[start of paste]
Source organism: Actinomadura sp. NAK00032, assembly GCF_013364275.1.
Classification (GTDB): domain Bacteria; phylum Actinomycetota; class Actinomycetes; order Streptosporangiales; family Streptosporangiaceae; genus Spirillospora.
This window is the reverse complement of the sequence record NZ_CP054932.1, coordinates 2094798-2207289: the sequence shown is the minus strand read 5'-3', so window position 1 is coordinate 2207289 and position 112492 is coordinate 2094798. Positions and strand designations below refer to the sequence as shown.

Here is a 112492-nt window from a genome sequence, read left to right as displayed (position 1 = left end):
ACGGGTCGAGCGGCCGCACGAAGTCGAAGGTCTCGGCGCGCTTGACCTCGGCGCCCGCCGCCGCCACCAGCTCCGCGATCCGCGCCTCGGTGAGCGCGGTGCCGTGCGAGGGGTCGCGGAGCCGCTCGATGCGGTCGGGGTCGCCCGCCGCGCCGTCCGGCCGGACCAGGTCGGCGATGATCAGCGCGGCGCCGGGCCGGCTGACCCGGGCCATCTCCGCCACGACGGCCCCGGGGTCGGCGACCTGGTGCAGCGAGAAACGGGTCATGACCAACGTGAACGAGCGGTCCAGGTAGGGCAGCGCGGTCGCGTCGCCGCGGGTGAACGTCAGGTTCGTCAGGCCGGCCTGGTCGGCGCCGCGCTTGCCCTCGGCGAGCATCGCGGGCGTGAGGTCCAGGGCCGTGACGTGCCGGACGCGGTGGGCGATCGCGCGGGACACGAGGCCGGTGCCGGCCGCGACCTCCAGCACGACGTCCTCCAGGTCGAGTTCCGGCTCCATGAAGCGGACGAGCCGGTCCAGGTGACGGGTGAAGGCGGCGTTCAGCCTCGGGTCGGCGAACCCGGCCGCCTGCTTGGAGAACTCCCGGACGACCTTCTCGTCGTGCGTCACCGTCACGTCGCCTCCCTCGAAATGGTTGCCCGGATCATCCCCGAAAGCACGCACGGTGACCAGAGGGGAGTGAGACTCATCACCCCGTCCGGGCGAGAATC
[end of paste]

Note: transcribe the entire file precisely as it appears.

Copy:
Source organism: Actinomadura sp. NAK00032, assembly GCF_013364275.1.
Classification (GTDB): domain Bacteria; phylum Actinomycetota; class Actinomycetes; order Streptosporangiales; family Streptosporangiaceae; genus Spirillospora.
This window is the reverse complement of the sequence record NZ_CP054932.1, coordinates 2094798-2207289: the sequence shown is the minus strand read 5'-3', so window position 1 is coordinate 2207289 and position 112492 is coordinate 2094798. Positions and strand designations below refer to the sequence as shown.

Here is a 112492-nt window from a genome sequence, read left to right as displayed (position 1 = left end):
ACGGGTCGAGCGGCCGCACGAAGTCGAAGGTCTCGGCGCGCTTGACCTCGGCGCCCGCCGCCGCCACCAGCTCCGCGATCCGCGCCTCGGTGAGCGCGGTGCCGTGCGAGGGGTCGCGGAGCCGCTCGATGCGGTCGGGGTCGCCCGCCGCGCCGTCCGGCCGGACCAGGTCGGCGATGATCAGCGCGGCGCCGGGCCGGCTGACCCGGGCCATCTCCGCCACGACGGCCCCGGGGTCGGCGACCTGGTGCAGCGAGAAACGGGTCATGACCAACGTGAACGAGCGGTCCAGGTAGGGCAGCGCGGTCGCGTCGCCGCGGGTGAACGTCAGGTTCGTCAGGCCGGCCTGGTCGGCGCCGCGCTTGCCCTCGGCGAGCATCGCGGGCGTGAGGTCCAGGGCCGTGACGTGCCGGACGCGGTGGGCGATCGCGCGGGACACGAGGCCGGTGCCGGCCGCGACCTCCAGCACGACGTCCTCCAGGTCGAGTTCCGGCTCCATGAAGCGGACGAGCCGGTCCAGGTGACGGGTGAAGGCGGCGTTCAGCCTCGGGTCGGCGAACCCGGCCGCCTGCTTGGAGAACTCCCGGACGACCTTCTCGTCGTGCGTCACCGTCACGTCGCCTCCCTCGAAATGGTTGCCCGGATCATCCCCGAAAGCACGCACGGTGACCAGAGGGGAGTGAGACTCATCACCCCGTCCGGGCGAGAATC